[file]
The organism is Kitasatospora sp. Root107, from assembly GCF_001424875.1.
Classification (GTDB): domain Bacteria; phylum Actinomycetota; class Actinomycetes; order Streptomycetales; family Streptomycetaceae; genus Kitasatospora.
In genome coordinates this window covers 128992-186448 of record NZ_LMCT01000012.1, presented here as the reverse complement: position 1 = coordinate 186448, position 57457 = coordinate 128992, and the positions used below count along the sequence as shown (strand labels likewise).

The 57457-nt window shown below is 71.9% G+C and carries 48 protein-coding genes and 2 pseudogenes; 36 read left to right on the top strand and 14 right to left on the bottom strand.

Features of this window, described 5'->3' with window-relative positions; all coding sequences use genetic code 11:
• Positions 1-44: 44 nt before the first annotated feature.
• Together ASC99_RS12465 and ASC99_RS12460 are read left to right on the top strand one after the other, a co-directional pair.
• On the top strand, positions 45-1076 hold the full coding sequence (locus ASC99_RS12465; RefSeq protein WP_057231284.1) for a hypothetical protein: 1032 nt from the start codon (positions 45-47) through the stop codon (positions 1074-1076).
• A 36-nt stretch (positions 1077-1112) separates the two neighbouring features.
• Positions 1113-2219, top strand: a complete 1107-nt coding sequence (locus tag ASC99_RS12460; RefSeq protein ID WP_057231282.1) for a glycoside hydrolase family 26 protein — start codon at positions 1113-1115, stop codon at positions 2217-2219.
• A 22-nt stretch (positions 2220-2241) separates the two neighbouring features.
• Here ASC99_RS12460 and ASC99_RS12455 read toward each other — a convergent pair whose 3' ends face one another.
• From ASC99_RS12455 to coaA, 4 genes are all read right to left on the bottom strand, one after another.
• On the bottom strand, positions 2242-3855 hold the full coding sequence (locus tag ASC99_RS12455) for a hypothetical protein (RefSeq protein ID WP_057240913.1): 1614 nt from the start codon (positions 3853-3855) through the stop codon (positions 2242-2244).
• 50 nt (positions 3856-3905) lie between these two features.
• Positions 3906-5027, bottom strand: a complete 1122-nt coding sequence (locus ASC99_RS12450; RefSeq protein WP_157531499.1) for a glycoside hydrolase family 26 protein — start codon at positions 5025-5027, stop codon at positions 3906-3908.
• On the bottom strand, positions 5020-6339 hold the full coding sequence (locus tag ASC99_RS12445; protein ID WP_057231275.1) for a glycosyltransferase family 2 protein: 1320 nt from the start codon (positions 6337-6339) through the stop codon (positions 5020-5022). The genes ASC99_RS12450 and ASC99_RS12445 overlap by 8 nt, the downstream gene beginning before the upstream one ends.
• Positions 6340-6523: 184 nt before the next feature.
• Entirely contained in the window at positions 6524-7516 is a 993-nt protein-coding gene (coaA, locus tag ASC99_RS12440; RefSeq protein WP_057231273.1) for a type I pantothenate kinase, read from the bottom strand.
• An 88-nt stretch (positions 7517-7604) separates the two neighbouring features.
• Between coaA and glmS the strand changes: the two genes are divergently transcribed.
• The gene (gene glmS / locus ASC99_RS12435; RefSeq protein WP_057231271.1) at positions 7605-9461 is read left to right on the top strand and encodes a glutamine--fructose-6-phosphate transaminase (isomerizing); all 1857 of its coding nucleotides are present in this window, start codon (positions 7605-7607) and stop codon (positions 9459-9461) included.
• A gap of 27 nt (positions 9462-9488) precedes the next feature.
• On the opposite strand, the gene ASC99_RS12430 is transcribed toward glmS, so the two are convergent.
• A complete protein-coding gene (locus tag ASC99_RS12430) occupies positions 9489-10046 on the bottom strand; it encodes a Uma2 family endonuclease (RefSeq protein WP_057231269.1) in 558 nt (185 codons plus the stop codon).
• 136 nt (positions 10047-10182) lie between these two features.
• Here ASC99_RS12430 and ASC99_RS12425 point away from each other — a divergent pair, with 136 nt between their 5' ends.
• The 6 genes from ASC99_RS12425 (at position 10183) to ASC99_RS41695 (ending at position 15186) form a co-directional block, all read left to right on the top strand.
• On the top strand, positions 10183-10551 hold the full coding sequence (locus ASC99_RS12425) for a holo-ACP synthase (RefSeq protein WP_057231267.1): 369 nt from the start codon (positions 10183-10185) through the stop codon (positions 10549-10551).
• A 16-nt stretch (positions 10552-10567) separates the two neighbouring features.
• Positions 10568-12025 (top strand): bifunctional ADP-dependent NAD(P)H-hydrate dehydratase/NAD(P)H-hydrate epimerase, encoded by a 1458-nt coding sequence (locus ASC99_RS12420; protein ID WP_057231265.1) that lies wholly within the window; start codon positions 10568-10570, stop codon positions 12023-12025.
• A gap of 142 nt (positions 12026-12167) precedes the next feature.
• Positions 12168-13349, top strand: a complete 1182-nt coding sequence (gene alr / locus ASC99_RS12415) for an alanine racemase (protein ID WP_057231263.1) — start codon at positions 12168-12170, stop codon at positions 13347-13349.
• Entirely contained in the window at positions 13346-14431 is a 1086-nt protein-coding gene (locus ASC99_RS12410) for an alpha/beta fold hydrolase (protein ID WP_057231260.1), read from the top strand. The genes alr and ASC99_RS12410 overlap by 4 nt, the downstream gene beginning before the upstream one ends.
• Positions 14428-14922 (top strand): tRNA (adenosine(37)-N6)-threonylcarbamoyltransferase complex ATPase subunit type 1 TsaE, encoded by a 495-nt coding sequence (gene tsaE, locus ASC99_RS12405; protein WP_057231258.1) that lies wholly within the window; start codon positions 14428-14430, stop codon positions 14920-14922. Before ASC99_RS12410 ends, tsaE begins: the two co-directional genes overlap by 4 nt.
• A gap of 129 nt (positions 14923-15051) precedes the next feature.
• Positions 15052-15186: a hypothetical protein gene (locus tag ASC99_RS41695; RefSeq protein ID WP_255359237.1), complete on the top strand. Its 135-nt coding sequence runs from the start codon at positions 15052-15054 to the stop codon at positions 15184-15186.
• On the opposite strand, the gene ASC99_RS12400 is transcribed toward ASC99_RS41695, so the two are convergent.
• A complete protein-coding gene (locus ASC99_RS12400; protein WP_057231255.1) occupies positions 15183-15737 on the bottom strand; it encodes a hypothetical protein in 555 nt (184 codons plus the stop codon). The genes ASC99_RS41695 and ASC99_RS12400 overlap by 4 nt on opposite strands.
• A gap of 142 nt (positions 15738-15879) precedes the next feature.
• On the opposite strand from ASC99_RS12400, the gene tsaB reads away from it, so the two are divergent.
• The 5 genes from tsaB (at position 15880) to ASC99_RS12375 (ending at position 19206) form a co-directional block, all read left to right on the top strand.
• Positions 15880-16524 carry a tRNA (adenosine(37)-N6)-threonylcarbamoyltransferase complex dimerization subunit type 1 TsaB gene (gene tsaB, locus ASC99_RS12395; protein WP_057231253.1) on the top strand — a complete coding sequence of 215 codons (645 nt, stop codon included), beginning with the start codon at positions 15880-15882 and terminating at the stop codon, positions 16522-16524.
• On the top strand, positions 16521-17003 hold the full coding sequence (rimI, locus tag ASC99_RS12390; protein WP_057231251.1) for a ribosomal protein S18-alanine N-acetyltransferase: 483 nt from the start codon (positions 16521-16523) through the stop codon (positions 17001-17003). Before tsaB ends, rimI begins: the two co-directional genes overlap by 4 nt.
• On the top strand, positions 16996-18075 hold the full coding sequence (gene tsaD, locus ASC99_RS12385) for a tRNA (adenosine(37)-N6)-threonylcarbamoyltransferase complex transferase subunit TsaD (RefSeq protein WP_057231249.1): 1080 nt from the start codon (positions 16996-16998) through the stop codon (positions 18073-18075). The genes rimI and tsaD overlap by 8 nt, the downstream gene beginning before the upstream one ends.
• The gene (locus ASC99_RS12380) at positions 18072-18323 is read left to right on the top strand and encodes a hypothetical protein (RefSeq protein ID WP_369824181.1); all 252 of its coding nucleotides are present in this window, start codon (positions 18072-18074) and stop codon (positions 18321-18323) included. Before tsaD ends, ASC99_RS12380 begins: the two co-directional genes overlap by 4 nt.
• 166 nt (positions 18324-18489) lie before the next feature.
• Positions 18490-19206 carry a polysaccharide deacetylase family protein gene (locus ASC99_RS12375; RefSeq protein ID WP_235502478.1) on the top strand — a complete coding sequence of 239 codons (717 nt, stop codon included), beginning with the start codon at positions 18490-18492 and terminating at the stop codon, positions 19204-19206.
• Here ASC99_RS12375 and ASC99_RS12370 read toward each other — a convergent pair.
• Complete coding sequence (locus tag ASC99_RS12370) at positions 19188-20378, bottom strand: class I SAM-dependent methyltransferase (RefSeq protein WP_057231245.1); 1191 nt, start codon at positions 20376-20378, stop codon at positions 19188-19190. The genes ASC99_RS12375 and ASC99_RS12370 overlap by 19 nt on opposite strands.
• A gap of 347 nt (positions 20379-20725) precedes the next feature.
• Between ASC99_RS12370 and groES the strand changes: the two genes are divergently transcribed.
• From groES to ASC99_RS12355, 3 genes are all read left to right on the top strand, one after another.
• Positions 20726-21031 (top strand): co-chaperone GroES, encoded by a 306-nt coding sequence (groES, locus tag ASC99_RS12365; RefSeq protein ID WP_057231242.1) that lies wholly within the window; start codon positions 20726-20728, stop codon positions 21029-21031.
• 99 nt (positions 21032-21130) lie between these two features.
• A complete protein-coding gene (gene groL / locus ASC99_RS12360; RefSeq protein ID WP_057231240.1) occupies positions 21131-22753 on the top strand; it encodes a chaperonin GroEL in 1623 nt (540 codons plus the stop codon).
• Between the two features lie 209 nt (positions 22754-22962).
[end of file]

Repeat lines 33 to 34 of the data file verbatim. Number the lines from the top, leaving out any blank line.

• Positions 12168-13349, top strand: a complete 1182-nt coding sequence (gene alr / locus ASC99_RS12415) for an alanine racemase (protein ID WP_057231263.1) — start codon at positions 12168-12170, stop codon at positions 13347-13349.
• Entirely contained in the window at positions 13346-14431 is a 1086-nt protein-coding gene (locus ASC99_RS12410) for an alpha/beta fold hydrolase (protein ID WP_057231260.1), read from the top strand. The genes alr and ASC99_RS12410 overlap by 4 nt, the downstream gene beginning before the upstream one ends.